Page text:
Buying your home could be the most significant purchase you ever make, so it is well worth commissioning a survey to give you peace of mind that there aren’t any significant problems with the property.

A Homebuyers Report is the most popular type of survey available. It is not as in-depth as a Buildings Survey but is more comprehensive than a Condition Report. Here we answer some of our most frequently asked questions about Homebuyers Reports.

What is a Homebuyers Survey?

A Homebuyers Report is designed to give an overall opinion on the condition of a property. It can be offered with or without a valuation and will help you identify any major problems such as subsistence, damp or if the roof needs replacing.

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The surveyor will inspect all visible aspects of the property, but they will not lift floorboards or look behind furniture therefore, they will only be able to identify surface-level issues.

What Type of Property is the Homebuyers Survey for?

A Homebuyers Report is best for homes that are:

  • built within the last 100 years
  • built using conventional materials
  • in reasonable condition

If the property you are considering buying is significantly older than this or has undergone extensive alteration or extension, you may want to consider a Building Survey.

What’s Covered in a RICS HomeBuyers Report?

The Royal Institute of Chartered Surveyors (RICS) is an international body that regulates and trains chartered surveyors. They provide standard templates for home survey reports which buyers, sellers and property professionals respect. Only licensed surveyors can administer their reports.

A RICS Homebuyers Report, otherwise known as a Level 2 report, covers the following areas of a property:

Outside the property (inspected from ground level)

  • Chimney stacks and roof coverings
  • Main walls
  • Pipes and gutters
  • Windows and doors
  • Garages, conservatories and porches

Inside the property

  • Ceilings and walls (including the roof structure if it is accessible)
  • Floors
  • Built in fittings including kitchens and bathrooms
  • Woodwork
  • Fireplaces, chimneys and flues
  • Services
  • Electricity
  • Gas/oil
  • Water heating
  • Drainage

The report also includes an estimated cost of rebuilding the property for insurance purposes and a current valuation of the property.

A RICS report is not the only option. There are two other accrediting bodies for surveyors, Sava and RPSA, who each offer different surveys similar to RICS. Also, some surveyors offer their own equivalent of the RICS Home Survey Level 2, which may include more information.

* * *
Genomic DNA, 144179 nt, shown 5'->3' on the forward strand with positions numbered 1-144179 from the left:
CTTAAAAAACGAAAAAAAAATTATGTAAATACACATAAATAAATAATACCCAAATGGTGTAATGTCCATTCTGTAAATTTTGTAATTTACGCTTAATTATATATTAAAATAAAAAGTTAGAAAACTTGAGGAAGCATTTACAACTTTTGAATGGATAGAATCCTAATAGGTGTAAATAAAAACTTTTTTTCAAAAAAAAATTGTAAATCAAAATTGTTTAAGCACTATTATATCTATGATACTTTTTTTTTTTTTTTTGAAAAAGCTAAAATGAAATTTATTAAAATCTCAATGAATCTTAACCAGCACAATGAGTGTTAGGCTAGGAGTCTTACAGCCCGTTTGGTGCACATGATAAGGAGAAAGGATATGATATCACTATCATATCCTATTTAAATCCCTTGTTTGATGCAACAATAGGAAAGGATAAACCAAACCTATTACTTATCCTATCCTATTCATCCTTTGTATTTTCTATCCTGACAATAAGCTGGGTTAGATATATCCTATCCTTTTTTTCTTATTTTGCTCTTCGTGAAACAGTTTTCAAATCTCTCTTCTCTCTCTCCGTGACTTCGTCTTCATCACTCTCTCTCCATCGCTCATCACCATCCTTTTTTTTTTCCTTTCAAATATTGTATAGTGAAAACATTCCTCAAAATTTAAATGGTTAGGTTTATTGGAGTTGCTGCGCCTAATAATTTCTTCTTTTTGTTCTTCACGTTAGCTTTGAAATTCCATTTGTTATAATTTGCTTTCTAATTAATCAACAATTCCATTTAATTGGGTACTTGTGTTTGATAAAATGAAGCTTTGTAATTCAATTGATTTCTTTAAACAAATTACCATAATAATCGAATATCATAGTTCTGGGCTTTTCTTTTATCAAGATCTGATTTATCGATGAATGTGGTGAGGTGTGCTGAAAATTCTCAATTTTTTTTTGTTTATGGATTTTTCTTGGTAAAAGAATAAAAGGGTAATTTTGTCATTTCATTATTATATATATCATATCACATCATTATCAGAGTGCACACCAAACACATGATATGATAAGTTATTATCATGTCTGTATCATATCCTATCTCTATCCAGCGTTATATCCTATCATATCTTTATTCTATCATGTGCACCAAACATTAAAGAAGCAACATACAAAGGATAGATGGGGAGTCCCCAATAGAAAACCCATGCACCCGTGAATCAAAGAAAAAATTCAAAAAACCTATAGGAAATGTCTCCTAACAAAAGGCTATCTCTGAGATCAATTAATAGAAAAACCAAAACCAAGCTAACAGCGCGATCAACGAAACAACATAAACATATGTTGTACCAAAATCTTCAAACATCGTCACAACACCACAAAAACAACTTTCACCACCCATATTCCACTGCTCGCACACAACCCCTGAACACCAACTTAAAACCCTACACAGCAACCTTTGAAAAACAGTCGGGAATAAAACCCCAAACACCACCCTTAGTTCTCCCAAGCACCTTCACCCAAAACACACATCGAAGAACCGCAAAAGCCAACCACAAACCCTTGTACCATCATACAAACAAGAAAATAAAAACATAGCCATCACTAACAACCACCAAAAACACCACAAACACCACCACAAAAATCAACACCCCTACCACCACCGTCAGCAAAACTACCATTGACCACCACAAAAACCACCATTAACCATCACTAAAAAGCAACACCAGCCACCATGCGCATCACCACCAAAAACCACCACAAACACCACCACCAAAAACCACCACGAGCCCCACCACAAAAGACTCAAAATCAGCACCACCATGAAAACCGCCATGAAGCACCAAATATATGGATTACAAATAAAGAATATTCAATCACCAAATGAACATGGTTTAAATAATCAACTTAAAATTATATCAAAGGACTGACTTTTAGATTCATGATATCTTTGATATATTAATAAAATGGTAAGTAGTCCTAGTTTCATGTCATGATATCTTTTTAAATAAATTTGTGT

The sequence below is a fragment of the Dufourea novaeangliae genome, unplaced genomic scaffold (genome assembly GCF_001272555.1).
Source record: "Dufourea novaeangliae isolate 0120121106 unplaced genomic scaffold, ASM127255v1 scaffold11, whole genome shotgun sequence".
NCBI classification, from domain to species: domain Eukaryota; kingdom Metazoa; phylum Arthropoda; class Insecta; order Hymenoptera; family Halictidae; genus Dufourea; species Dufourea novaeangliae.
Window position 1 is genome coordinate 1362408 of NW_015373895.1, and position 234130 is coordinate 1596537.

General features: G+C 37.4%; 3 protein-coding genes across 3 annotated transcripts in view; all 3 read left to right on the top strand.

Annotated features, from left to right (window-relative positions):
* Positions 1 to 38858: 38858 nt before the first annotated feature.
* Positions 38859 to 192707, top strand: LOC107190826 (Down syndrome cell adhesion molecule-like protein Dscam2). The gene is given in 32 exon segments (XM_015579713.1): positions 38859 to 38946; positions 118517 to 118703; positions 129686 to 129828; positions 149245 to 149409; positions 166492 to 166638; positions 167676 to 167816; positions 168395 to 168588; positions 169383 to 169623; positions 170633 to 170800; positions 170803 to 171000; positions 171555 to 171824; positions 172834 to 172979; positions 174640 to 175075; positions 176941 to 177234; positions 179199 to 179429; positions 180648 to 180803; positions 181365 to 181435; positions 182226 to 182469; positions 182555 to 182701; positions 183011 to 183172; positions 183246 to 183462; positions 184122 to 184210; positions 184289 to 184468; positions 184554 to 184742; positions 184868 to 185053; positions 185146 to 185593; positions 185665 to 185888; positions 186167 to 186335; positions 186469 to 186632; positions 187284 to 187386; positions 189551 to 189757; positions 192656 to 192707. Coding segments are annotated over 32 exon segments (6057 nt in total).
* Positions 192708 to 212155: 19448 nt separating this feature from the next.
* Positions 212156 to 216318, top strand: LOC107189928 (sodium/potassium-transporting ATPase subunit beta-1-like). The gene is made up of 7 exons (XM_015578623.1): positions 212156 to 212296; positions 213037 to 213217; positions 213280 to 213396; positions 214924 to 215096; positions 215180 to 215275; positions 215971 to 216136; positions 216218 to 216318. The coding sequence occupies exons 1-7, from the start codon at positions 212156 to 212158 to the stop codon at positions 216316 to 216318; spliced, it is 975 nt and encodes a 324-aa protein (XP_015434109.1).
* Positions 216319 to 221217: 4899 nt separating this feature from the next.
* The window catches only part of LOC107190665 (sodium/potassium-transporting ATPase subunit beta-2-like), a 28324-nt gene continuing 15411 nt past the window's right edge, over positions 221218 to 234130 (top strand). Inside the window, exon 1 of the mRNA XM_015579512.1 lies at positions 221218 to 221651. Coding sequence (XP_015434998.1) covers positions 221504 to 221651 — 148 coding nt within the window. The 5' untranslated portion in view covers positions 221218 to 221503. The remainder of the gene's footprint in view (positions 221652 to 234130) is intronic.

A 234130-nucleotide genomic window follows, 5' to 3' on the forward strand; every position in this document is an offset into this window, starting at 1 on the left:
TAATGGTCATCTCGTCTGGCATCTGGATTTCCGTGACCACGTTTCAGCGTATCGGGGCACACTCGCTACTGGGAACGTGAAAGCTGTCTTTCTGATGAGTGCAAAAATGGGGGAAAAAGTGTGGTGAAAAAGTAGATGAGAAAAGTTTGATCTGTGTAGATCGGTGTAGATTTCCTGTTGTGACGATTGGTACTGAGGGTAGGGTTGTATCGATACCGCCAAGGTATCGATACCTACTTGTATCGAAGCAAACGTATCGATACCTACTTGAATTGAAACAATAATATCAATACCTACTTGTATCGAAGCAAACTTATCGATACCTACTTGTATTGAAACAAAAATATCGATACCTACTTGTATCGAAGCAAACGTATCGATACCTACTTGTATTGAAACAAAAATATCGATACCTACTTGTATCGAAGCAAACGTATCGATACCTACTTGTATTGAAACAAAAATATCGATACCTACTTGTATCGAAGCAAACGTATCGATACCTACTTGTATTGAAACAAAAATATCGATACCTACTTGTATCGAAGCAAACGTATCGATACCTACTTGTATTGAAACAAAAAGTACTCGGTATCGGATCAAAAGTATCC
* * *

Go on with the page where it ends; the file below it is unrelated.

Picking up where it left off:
Homebuyer report checksHow Much Does A Homebuyers Survey Cost?

The cost of your survey will depend on the location, type and size of your property. Surveyors are free to set their prices, so be sure to get a few different quotes.

The average cost of a Homebuyers Survey is £500 but could be as much as £1,000 for larger properties.

How Long Does A Homebuyers Survey Take?

A Homebuyers inspection takes between 2 to 4 hours to complete. Typically, you will receive your report within 3-5 working days.

What Does A Homebuyers Report Look Like?

A RICS Homebuyers Report follows a standard format and uses a traffic light system so you can see the properties condition and any areas of concern. Each aspect of the property that is inspected will receive one of the following condition ratings.

Green – No repair is currently needed.

Amber – Defects that need repairing or replacing but are not considered to be serious or urgent.

Red – Defects that are serious and/or urgent and need attention urgently

NI – Not inspected, for instance if access was not possible e.g. cupboards or roof space blocked.

The report is written in a way that is easy to understand and without difficult jargon.

Click here to see an example of the RICS Level 2 HomeBuyer Report.

Pros & Cons: Homebuyers, Building Survey & Condition Report

There are three basic types of house survey:

  • Condition Report
  • Homebuyers Report
  • Building Survey

This article has focused on the Homebuyers Report, which is the most popular type of survey. However, the other two options have their pros and cons.

Survey Pros and Cons

Is a Homebuyers Survey Worth It?

We would always recommend getting a Homebuyers Survey or Building Survey on a property you are buying. By having a survey, you will be aware of any issues and potential costs before committing to the purchase. You can use any defects or down valuations to renegotiate the price, or if the repair work required is too expensive, you can pull out of the sale. If you decide to proceed with the purchase, you will be able to budget for any repair work.

Research from RICS surveyed over 1,000 buyers and found that 1 in 5 buyers who didn’t have a survey later found problems with the property. Those who didn’t have a survey had to spend £5,750 on average for repair work they were not aware of.

When you are buying a house, there is so much to think about, and the process can be stressful. You might feel that having to find a surveyor is a complication and expense you could do without. But a survey provides greater peace of mind and could save you a lot of time, money and heartache.

Whether you’re looking to buy or sell, M&M Property provides a tailored, efficient and professional service, and we are proud of our outstanding reputation. To find out more, contact us today.